Lemon Bucket Orkestra / Gypsophilia Festival Tent, Halifax NS, July 8

Lemon Bucket Orkestra / Gypsophilia Festival Tent, Halifax NS, July 8
Photo: Lindsay Duncan
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How do you like your Eastern European music: precise or ramshackle? Halifax Jazz Fest attendees got a little bit of both on Tuesday night (July 8) as the festival offered up its second of its three scheduled free concerts, featuring two acts that fuse together klezmer, jazz, folk, rock, punk and a slew of other genres in a global smorgasbord of sound.

Though it was Toronto's Lemon Bucket Orkestra that topped the bill, Halifax's own Gypsophilia, who opened, seemed to attract the larger crowd — likely because, as the sun went down and the night grew chilly, the "free" show came with a bit more of a physical cost. The instrumental group is a regular on the city's music scene, and marking its tenth anniversary, but despite the familiarity still managed to get the crowd up and dancing to songs like "Jewish Dance Party" and "Horska." The highlights, to my ears, were the subtler moments, like a beautiful take on "Agricola & Sara," performed with the song's heartbreaking stop-motion animation video playing alongside.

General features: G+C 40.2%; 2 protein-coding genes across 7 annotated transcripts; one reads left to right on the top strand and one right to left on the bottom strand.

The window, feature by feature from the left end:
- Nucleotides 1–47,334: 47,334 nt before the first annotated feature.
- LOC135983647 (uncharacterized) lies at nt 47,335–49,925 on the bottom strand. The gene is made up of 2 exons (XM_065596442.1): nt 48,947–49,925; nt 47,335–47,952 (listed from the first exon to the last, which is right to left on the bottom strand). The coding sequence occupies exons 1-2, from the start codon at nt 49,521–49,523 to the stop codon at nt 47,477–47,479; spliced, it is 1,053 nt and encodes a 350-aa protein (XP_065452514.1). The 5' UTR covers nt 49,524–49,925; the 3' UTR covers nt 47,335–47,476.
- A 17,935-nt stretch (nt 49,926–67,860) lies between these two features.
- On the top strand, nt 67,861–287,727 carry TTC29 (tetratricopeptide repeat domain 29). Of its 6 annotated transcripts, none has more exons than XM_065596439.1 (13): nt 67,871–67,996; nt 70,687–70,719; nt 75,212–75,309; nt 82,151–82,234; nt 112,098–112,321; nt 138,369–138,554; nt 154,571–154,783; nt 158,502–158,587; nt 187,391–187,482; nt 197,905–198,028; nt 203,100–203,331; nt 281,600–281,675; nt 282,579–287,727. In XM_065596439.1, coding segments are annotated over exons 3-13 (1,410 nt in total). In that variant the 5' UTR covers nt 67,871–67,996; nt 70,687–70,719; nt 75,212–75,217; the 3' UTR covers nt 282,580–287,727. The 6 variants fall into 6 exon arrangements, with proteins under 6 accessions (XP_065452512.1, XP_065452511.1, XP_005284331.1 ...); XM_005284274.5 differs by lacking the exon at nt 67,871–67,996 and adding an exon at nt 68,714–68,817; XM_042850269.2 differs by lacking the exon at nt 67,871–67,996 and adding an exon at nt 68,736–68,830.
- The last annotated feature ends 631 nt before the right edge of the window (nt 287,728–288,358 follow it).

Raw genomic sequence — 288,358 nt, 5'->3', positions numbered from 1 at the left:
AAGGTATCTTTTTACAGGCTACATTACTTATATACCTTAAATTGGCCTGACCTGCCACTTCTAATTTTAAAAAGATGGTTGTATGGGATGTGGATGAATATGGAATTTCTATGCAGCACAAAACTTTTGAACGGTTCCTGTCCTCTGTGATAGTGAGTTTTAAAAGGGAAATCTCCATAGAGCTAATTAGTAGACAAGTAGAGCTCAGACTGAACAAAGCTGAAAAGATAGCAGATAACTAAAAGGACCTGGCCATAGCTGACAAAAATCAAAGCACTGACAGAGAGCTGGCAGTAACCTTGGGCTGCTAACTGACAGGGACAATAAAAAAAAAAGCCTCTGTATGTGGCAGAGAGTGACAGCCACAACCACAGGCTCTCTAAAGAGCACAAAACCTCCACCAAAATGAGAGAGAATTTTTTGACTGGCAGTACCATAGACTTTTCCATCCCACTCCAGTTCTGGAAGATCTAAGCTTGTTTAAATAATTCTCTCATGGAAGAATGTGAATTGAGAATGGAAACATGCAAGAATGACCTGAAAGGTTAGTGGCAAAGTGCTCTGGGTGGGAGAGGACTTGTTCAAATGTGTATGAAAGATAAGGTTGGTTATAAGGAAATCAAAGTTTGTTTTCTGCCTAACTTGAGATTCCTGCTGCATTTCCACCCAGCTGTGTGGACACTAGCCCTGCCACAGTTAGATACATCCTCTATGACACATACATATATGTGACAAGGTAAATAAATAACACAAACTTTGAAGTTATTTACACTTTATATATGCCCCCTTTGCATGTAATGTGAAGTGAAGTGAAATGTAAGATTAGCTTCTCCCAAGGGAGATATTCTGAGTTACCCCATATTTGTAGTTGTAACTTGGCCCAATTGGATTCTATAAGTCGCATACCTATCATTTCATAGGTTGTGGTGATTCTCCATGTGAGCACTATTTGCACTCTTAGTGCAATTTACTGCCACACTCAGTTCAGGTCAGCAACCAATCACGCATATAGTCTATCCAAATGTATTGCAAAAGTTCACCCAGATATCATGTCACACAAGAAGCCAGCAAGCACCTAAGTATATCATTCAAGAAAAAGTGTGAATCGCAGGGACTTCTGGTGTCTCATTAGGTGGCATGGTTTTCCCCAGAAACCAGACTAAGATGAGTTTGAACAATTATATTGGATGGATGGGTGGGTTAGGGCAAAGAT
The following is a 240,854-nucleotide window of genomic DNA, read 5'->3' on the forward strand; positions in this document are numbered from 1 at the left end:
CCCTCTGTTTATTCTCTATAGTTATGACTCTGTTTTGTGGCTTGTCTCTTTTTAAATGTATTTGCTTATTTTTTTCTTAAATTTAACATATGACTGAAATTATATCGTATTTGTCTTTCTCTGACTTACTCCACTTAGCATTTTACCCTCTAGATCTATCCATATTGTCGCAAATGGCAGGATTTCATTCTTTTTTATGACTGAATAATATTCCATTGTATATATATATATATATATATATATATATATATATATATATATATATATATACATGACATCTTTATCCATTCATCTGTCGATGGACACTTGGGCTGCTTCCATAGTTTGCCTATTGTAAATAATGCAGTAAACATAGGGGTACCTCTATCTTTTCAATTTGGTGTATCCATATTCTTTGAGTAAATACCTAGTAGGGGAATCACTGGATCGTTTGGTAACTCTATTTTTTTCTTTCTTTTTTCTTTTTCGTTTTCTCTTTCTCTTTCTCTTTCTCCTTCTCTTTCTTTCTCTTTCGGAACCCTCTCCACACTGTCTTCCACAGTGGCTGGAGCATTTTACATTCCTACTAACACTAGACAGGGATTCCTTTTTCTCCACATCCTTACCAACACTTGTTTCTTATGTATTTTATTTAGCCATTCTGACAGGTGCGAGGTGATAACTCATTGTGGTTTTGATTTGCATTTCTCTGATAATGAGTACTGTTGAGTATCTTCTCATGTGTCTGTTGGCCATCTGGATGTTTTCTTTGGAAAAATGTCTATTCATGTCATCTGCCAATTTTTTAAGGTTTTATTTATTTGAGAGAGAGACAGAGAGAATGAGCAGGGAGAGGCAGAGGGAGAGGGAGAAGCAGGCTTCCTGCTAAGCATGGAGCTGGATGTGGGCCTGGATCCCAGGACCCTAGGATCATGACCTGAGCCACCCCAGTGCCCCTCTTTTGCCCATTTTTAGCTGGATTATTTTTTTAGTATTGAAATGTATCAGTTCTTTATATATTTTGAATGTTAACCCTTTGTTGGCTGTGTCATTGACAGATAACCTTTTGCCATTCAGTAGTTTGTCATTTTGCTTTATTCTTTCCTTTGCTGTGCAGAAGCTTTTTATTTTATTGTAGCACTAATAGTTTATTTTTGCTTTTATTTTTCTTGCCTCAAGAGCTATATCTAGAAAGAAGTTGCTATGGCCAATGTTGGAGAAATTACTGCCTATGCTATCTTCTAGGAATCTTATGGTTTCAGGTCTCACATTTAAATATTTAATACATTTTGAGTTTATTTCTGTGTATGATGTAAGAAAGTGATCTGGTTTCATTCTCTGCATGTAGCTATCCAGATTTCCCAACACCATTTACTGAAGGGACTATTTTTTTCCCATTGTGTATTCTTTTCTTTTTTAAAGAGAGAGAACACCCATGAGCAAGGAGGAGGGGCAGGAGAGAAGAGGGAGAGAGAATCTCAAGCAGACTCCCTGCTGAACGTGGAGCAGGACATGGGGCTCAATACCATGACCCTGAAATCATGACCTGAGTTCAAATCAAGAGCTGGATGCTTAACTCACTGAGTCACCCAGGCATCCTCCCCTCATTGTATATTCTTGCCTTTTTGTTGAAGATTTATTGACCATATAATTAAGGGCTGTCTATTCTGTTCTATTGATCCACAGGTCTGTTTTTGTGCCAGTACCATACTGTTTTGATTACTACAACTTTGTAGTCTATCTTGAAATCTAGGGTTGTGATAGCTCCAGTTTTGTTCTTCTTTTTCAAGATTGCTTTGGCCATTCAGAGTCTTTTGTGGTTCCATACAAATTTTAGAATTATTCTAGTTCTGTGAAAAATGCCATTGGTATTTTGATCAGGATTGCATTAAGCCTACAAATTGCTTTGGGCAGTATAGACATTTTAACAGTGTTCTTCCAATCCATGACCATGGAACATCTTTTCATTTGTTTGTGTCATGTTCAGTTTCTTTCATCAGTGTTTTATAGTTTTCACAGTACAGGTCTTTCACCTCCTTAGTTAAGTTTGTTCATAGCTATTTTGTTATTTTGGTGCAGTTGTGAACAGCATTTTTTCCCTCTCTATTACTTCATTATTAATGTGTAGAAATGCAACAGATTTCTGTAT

In contrast, the Lemon Bucket Orkestra offered few, if any, moments of restraint; the 15-piece ensemble performed a set that was full of boisterous, cacophonous punked-up takes on traditional material from Macedonia, Russia, Ukraine, Bulgaria… even New Orleans.

"We never do a setlist," frontman and ringleader Mark Marczyk told the crowd. "We just go with the flow." At times that flow felt a bit stilted, and the set flirted with being outright overwhelming; perhaps it was the fatigue of this being halfway through the festival, but I kept looking for moments that would draw me in rather than spend all their energy trying to blow me away. I found a pleasant handful of them — a wonderfully tense trombone solo duel, for example — but ultimately the Orkestra's intense communal spirit carried the day. And who am I to argue, especially when that spirit resulted in a show-ending 20-plus person jam with Gypsophilia that then left the stage for the Halifax waterfront, leading fans literally dancing off into the night?